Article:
When saving to buy a home, many focus on the amount of down payment needed, yet forget to factor in the expenses involved: loan fees, title company fees, government fees, and pre-paid expenses.
Here is a guide to help you understand the “typical” closing costs and pre-paid expenses involved when getting a home loan in Florida. These are only approximations of these fees, so make sure to get an actual estimate based on your specific situation. Click on each item for a detailed description.
Here are approximations of the “typical” fees paid in connection with a home loan:
This is the fee charged by lender for their administrative and/or underwriting costs. This fee is sometimes built into the interest rate instead of being charged up front.
Lenders will need to pull your credit report to perform a risk analysis. Your credit will tell them how much you currently owe and whether you have paid your debt in a timely manner.
An appraisal determines the fair market value of the home. In some instances, the underwriter may waive the appraisal. You won’t know if the appraisal is waived until your file is run through underwriting with the actual home address. In most cases you should plan on having to pay this fee.
This is a fee charged by a third-party service that continues to update the lender throughout the life of the loan as to whether your property is in a flood zone.
The tax service fee is a fee charged by some lenders to ensure the mortgaged property’s taxes are paid on time every year.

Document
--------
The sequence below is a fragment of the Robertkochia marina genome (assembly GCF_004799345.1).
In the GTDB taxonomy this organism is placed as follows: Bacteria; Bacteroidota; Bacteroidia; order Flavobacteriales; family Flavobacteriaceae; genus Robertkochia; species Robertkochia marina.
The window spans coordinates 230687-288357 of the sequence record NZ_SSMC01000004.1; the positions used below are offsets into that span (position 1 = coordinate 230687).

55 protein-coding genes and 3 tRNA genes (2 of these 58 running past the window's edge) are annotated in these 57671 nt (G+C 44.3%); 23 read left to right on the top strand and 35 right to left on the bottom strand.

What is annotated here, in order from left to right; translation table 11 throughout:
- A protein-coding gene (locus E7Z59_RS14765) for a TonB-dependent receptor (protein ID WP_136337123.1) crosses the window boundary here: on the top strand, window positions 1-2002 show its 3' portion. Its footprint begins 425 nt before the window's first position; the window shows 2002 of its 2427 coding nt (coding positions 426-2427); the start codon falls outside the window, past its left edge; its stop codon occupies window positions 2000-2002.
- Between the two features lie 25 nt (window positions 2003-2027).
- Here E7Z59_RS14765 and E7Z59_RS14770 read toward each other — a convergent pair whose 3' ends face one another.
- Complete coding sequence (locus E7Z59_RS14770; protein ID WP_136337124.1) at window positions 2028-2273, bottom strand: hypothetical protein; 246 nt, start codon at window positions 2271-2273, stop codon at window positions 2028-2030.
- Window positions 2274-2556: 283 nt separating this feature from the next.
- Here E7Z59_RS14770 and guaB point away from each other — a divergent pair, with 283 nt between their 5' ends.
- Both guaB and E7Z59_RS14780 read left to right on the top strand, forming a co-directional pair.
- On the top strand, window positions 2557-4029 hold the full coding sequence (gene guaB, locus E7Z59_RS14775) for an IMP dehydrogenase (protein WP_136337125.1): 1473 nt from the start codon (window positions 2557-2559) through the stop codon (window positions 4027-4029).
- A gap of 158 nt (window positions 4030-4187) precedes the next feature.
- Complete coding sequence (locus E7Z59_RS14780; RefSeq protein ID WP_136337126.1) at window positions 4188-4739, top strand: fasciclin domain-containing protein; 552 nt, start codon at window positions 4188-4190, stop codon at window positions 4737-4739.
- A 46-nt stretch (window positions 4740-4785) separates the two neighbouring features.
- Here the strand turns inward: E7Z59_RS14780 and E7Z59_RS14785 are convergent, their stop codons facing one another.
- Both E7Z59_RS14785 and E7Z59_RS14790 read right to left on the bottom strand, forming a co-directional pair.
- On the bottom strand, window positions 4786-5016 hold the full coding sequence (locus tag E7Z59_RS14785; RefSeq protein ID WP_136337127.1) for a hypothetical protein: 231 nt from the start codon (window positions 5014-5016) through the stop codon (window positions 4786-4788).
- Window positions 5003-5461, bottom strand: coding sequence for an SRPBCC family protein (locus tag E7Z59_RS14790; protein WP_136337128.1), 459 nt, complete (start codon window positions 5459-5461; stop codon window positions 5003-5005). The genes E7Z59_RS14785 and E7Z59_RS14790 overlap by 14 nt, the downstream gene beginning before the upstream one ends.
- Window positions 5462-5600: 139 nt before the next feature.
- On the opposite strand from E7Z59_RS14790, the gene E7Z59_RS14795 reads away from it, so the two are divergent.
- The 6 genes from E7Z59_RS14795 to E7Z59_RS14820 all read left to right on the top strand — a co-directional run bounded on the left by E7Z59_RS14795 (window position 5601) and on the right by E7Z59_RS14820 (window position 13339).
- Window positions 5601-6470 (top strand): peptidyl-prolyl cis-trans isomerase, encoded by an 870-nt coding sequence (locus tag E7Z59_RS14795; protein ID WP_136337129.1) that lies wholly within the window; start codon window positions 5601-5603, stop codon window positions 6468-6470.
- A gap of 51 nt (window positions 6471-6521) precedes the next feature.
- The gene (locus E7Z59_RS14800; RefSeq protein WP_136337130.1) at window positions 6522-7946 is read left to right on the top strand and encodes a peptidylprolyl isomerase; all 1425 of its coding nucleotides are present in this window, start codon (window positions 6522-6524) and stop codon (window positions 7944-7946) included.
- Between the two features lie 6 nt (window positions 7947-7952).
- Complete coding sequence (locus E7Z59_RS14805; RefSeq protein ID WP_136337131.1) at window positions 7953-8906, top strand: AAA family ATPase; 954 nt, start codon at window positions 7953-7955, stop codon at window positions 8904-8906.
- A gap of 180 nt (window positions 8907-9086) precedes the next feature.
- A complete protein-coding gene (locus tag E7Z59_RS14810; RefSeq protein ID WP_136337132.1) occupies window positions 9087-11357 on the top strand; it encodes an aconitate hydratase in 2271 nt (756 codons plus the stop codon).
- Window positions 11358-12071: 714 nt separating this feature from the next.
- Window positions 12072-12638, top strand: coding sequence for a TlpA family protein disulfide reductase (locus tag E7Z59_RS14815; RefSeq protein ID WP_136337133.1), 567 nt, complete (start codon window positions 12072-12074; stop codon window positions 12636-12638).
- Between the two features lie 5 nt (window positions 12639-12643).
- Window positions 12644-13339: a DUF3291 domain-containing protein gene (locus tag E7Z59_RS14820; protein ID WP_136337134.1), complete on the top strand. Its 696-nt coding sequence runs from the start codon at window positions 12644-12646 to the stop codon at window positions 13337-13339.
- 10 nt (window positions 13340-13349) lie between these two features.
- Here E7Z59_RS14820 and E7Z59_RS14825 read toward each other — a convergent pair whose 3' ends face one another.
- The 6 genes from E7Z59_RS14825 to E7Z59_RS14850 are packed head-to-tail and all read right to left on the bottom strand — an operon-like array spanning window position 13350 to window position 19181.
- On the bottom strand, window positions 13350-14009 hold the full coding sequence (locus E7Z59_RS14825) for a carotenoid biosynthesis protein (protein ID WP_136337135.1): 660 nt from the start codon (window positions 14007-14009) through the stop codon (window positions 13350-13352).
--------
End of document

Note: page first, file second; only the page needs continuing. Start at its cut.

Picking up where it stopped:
The lender will verify your employment during the loan process and again right before closing to make sure there is no change in your employment. In some cases, a written verification breaking down your income will be required. If your employer outsources the written verification, they may charge you for providing this information. Otherwise, it is typically free.
Title Company Fees
Here are approximations of the typical Title Company fees in Florida that are paid in connection with a home loan:
This is a fee charged by the title company to settle your mortgage transaction.
Florida title insurance rates are set by the state. Title Insurance protects both the buyers and the lenders from fiscal responsibility due to hidden liens associated with the property. The lender’s title policy will protect the lender and the owner’s title policy protects the buyer.
Title insurance endorsements add additional protection by adding or modifying property-specific coverage to the current policy.
This search allows you to find unrecorded liens, code violations, special assessments, and open or expired permits issues that are associated with the property.
This fee covers the cost of the time spent on examining the title for any issues and searching public records.
Covers the cost to send the loan documents to various parties.
Covers the wire transfer fees charged to the title agent for completing your transaction.
Surveys are used to determine property boundaries and identify restrictions and conditions that apply to the legal description of a property. Fees can vary based on the size, type, and location of the property.
Government Fees & Taxes
Typical Government Fees in Florida:
Documentary stamp tax due on a mortgage filed or recorded in Florida. In Florida, the seller typically pays this fee unless you are buying from a builder, in which case, the builder passes this cost on to the buyer.